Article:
Palo Alto Weekly

Real Estate - June 11, 2010

Post-ownership reality:

Homeownership means never having to say you're done

by Nick Gosling

Every long-term homeowner knows that owning a house means weekly and sometimes daily upkeep and maintenance. Even with constant attention, though, items tend to fall apart after a while.

Knowing what to look for and when to look for signs of replacement and wear-and-tear are essential to keeping one's home in working order.

Here's what some local experts recommend to keep one's household systems operating at their best.

Cleaning gutters and windows

Cleaning the gutters and windows can be a tricky and dangerous task best left to professionals. However, clearing debris from gutters is mandatory to prevent water from leaking onto the roof and into one's home, causing major damage to walls and ceilings or rotting the roof and eaves.

Randy Mills owns and operates Pioneer Services in Sunnyvale and offers professional window, gutter and skylight cleaning to homeowners in Silicon Valley. Mills suggests cleaning the gutters once a year if trees or other greenery are present near one's house. Citing that approximately half a million homeowners are hurt on ladders each year, Mills advises using a ladder stand-off to lean the ladder against the roof without touching the gutters or creating a precarious situation where the ladder can slide off.

Two smart investments are screens to place in the gutter downspouts to prevent them from clogging, Mills said, and gutter covers, which go over the top of or inside gutters to prevent leaves from falling in them.

"If homeowners determine they want gutter covers, they need to make sure they get the right cover for the job," he said. "A professional should determine the gutter cover type a home requires."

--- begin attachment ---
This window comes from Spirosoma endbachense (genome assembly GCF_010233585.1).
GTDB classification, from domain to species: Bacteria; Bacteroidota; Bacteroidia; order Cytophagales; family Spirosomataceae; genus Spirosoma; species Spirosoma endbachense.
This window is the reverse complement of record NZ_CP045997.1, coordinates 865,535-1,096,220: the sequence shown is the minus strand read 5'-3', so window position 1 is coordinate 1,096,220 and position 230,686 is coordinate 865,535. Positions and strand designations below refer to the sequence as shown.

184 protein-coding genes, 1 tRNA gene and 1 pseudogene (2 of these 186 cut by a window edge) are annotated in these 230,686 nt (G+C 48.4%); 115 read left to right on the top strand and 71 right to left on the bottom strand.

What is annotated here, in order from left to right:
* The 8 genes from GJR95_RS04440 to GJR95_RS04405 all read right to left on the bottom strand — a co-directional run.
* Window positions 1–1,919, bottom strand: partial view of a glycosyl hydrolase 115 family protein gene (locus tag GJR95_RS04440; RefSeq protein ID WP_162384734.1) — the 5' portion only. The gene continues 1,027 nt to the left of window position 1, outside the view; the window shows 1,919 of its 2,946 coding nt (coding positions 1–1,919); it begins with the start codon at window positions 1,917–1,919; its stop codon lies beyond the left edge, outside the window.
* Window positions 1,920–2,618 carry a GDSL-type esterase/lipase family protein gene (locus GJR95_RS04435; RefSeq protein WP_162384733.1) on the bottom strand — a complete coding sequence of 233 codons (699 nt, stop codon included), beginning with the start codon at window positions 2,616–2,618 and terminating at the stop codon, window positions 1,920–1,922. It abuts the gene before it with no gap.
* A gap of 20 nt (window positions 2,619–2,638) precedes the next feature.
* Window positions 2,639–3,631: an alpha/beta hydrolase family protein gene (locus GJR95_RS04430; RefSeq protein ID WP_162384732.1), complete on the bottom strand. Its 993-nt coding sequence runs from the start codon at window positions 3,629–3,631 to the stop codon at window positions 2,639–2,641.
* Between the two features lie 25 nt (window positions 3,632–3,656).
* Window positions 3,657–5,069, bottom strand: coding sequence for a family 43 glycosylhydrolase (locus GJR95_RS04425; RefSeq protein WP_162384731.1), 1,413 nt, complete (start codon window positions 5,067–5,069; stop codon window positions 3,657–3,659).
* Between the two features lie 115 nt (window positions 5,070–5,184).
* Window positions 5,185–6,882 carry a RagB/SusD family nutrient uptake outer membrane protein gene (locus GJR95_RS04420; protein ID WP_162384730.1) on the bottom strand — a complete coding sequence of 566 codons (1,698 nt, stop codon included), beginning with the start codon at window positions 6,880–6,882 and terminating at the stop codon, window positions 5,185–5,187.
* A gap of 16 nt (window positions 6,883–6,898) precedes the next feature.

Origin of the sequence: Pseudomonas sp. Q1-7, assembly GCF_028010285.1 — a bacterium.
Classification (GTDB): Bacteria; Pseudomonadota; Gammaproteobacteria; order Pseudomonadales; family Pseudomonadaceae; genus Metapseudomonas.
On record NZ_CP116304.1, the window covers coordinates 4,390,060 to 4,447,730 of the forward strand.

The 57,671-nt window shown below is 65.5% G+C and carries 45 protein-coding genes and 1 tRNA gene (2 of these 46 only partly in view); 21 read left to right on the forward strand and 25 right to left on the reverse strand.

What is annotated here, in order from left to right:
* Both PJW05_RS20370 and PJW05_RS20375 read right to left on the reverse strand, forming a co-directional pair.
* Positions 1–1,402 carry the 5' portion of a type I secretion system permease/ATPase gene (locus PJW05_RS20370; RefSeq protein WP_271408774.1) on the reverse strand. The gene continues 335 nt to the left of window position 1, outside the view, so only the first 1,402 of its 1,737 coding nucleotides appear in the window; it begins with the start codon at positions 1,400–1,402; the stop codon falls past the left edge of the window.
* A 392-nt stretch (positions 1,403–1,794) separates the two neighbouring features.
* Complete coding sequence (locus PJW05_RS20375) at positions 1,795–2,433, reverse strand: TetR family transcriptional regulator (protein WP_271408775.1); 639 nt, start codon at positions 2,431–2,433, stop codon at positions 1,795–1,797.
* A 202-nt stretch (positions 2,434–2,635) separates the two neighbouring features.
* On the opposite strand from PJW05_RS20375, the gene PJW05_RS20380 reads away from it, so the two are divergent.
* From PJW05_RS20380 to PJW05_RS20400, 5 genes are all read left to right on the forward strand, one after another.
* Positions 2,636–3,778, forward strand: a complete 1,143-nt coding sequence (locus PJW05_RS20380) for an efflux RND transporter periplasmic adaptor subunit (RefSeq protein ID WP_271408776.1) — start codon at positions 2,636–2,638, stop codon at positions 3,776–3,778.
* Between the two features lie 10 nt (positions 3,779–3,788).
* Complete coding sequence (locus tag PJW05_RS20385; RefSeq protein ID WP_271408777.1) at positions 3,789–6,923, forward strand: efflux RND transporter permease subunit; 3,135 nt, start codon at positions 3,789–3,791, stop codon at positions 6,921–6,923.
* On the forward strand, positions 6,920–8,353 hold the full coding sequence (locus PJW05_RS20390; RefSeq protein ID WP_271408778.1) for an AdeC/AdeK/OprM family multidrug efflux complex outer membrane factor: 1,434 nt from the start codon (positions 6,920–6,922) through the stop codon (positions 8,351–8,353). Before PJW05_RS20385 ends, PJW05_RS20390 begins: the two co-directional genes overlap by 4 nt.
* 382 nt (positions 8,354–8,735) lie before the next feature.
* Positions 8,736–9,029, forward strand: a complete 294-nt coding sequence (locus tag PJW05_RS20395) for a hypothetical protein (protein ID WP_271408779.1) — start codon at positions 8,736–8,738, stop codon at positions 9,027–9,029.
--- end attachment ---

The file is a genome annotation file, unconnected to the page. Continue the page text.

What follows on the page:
An expert at double-pane window cleaning and repair, Mills said a leading mistake homeowners make with windows is failing to paint and caulk them properly, reducing the windows' ability to properly insulate. Mills suggests inspecting windows, doors with windows, and window and door screens each year, looking for holes in the screen and rotting or poor caulking. While cleaning windows is not a necessity but more of a luxury, he said, it does add to the appearance of one's home.

Exterior painting

Whether your home is wood or stucco, keeping the paint fresh and clean is a major part of annual maintenance. Licensed painting contractor Bob Chesnos of San Jose suggests taking a walk around one's house in the springtime, keeping an eye out for peeling paint or areas that may need to be caulked.

For small spots, peeling paint or rotting wood, have them fixed, scraped, spot primed and repainted immediately to prevent future damage. A spot of peeling paint the size of a quarter can double or triple in size in one year's time, making for an even larger problem. Also, renewing the caulking located between board joints will reduce moisture leaks.

"Some houses I go to every year," Chesnos said, adding that it's a good idea to keep a record of the house's original color.

"It might be to paint just one fascia board exposed to the weather, but that's better than painting everything every five years."

Additionally, Chesnos advises dealing with a licensed contractor who has liability and workmen's comp, and trimming bushes away from the house, allowing the wood to breathe better while reducing rot caused by a wet environment.

Plumbing